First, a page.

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Microsoft needs to cut out the VMware middleman

Pop quiz: Why did you buy your particular smartphone or tablet?

A. Because of its cool apps that let me make dinner reservations, hail a taxi to the restaurant and then watch ESPN while I’m in said taxi.

B. Because of its remote-desktop capabilities.

Chances are, you just answered A (or some variation of it). People buy mobile devices for the apps. Sure, they use their remote-desktop features, but only because it’s easier to carry an iPad all day than it is to lug around a laptop. (And because you look a lot cooler if you have an iPad.)

Everything being equal, people would rather run Windows applications natively than log into a remote-desktop app, spend five minutes figuring out how to double-click on an icon and then hope the WiFi doesn’t cut out.

Pop quiz part 2: What does this have to do with the virtualization market?

A. Nothing

B. More than you’d think. Read on…

VMware and other remote-desktop middlemen keep trying to insert themselves into the mobile conversation with their clients for smartphones and tablets. This plays into VMware’s prediction of the death of the traditional operating system. The idea is that VMware’s virtual infrastructure technologies and cloud-based applications, along with the proliferation of mobile devices, will break IT free from the chains of Windows, allowing users to be more independent and more productive. (It will also really, really complicate enterprise device management, but they usually leave that part out.)

The subtext is that the downfall of Windows will lead to the downfall of Microsoft, setting the stage for VMware to become the Microsoft of the 21st century. Of course, even if you agree with this premise, that’s all still a long ways off. And even if it does come to fruition, Windows is not the only bullet in Microsoft’s chamber. They still have the Xbox!

Just kidding. They still have the apps. Microsoft Word, Excel, PowerPoint, etc. drive a whole lot of business around the globe. The problem is, using them on smartphones and tablets isn’t exactly the easiest thing in the world these days.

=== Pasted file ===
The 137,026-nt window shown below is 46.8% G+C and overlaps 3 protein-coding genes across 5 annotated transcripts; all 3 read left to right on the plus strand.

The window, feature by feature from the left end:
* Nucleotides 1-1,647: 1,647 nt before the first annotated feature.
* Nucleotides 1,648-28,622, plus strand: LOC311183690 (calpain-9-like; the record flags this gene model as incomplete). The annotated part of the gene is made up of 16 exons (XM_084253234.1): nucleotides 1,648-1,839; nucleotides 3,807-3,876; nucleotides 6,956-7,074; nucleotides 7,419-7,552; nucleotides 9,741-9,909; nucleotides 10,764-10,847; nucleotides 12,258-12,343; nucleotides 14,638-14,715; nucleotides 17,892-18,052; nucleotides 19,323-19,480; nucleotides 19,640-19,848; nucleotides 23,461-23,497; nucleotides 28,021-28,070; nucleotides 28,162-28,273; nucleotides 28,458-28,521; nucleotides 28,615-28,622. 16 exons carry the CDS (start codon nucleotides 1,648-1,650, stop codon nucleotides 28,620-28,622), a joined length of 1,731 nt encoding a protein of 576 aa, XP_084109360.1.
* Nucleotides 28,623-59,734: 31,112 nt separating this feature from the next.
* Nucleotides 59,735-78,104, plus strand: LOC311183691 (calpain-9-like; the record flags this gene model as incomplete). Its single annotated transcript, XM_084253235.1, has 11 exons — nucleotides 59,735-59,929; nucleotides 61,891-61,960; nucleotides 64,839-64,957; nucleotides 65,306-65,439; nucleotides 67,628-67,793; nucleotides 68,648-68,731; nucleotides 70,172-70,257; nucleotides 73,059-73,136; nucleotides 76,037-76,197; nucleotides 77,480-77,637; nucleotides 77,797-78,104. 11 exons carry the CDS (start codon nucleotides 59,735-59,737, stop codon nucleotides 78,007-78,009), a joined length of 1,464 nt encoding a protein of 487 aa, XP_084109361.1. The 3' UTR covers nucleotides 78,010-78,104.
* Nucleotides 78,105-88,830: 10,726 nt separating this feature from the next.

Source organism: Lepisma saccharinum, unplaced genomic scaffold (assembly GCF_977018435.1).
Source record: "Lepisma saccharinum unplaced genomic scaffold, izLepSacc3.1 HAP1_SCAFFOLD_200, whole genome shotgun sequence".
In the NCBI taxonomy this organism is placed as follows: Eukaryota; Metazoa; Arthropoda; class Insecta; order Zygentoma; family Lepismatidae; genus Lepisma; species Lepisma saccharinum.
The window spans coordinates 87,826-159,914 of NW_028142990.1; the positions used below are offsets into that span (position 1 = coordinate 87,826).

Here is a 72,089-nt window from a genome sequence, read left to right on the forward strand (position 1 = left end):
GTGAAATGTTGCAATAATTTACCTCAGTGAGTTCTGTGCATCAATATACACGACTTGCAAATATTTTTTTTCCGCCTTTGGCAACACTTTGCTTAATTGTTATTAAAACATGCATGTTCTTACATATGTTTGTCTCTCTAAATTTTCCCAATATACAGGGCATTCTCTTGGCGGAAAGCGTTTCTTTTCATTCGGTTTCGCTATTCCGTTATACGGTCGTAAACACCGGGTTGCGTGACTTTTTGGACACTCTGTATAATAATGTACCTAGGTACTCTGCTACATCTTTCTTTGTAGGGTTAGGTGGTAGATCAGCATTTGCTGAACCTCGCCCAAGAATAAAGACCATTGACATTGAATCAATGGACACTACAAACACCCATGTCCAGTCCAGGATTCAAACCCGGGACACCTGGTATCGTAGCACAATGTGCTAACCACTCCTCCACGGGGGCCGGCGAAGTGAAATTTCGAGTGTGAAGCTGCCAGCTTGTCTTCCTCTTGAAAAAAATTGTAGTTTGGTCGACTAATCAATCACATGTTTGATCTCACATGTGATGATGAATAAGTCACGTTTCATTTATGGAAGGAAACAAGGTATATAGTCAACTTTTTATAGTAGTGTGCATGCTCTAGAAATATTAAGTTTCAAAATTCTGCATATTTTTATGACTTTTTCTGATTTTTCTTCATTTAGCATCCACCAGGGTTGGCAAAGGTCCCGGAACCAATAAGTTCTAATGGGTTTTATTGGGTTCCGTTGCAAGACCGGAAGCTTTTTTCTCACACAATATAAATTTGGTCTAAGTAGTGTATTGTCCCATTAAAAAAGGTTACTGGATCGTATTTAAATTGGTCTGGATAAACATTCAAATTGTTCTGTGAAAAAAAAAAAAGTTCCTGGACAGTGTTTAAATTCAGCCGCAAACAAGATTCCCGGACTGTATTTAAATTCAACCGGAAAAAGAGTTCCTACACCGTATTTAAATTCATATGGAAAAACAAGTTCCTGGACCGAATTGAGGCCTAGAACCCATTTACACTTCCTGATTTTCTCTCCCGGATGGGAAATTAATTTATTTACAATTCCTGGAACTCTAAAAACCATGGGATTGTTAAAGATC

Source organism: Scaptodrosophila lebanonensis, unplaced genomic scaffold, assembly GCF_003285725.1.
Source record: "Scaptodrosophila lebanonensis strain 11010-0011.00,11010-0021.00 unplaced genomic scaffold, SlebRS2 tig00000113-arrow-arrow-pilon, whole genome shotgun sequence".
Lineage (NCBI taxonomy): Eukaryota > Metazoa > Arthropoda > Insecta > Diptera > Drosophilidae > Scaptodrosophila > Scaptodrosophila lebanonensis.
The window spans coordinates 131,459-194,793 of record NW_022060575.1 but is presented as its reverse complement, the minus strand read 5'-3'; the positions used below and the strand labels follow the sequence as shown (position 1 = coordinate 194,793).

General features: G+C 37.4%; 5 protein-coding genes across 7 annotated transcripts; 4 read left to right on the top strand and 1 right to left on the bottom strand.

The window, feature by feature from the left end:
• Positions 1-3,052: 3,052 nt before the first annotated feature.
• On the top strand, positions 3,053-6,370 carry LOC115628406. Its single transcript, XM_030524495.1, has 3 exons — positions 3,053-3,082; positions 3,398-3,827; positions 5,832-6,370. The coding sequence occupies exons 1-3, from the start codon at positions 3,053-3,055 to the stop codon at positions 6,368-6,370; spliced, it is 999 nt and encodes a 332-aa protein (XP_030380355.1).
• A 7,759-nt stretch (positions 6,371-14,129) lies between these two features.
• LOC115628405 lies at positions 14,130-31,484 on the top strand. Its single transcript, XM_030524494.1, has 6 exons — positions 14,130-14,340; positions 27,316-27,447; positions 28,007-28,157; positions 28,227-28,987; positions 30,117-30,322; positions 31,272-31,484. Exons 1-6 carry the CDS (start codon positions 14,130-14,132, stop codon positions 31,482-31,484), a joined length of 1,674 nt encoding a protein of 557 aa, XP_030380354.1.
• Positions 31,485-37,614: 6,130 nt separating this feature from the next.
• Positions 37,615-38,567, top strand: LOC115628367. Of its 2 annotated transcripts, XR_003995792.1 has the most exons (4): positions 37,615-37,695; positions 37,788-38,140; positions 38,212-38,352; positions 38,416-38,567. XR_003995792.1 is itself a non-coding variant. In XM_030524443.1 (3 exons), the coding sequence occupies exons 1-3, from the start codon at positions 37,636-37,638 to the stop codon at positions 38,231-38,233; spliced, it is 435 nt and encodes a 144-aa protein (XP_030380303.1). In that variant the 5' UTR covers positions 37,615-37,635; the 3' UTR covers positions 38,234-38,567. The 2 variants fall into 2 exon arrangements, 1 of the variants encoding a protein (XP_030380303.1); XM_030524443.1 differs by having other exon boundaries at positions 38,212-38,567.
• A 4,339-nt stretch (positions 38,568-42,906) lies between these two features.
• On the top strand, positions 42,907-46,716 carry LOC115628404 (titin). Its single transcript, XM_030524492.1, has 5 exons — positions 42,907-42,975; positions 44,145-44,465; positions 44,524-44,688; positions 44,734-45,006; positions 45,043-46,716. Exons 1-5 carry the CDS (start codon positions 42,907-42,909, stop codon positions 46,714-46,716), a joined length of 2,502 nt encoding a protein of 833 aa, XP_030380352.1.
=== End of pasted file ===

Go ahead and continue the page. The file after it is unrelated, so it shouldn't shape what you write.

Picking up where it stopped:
Our sister site reports that more IT shops are calling for tablet versions of Windows apps to address this issue. The story focuses mostly on developing apps for Windows 8, which, with its ARM processor support, will be designed to run on mobile devices as well as traditional desktops and laptops.

But to truly ensure its continued relevance among business users, Microsoft needs to decouple its applications from its OS altogether. Look at it this way: If you’re an existing iPad user who wants Office, you shouldn’t have to go out and buy a Windows tablet. (And you most likely wouldn’t, even if you had money coming out your ears, because really, who wants to carry two tablets around? Do you know anyone who has an iPod AND a Zune?) Not taking this approach will hurt Microsoft on two fronts: nobody buying its tablets, plus a decreased reliance on Office among mobile workers.

If you’re an existing iPad user who wants Office, you should be able to go into the App Store and buy it with just a few taps of the screen, just as you would with Angry Birds or Words with Friends. Same if you have an Android tablet or a Hewlett-Packard TouchPad or even a BlackBerry PlayBook, if you’re into that sort of thing.

With ubiquitous availability on mobile devices, Microsoft applications will remain dominant, even as we adopt “a new way to work,” and even if the traditional OS does die. And it will come with the added bonus of cutting out VMware and the other virtualization/remote-desktop middlemen that mobile users now rely on to access their Windows apps.

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Thanks for your comment, but I don't think cloud-based application virtualization will do Microsoft any favors. Users would still have to rely on an Internet connection, and the applications wouldn't be designed to run natively on mobile devices, so you'd still have some of the usability problems that people have now with remote desktop applications.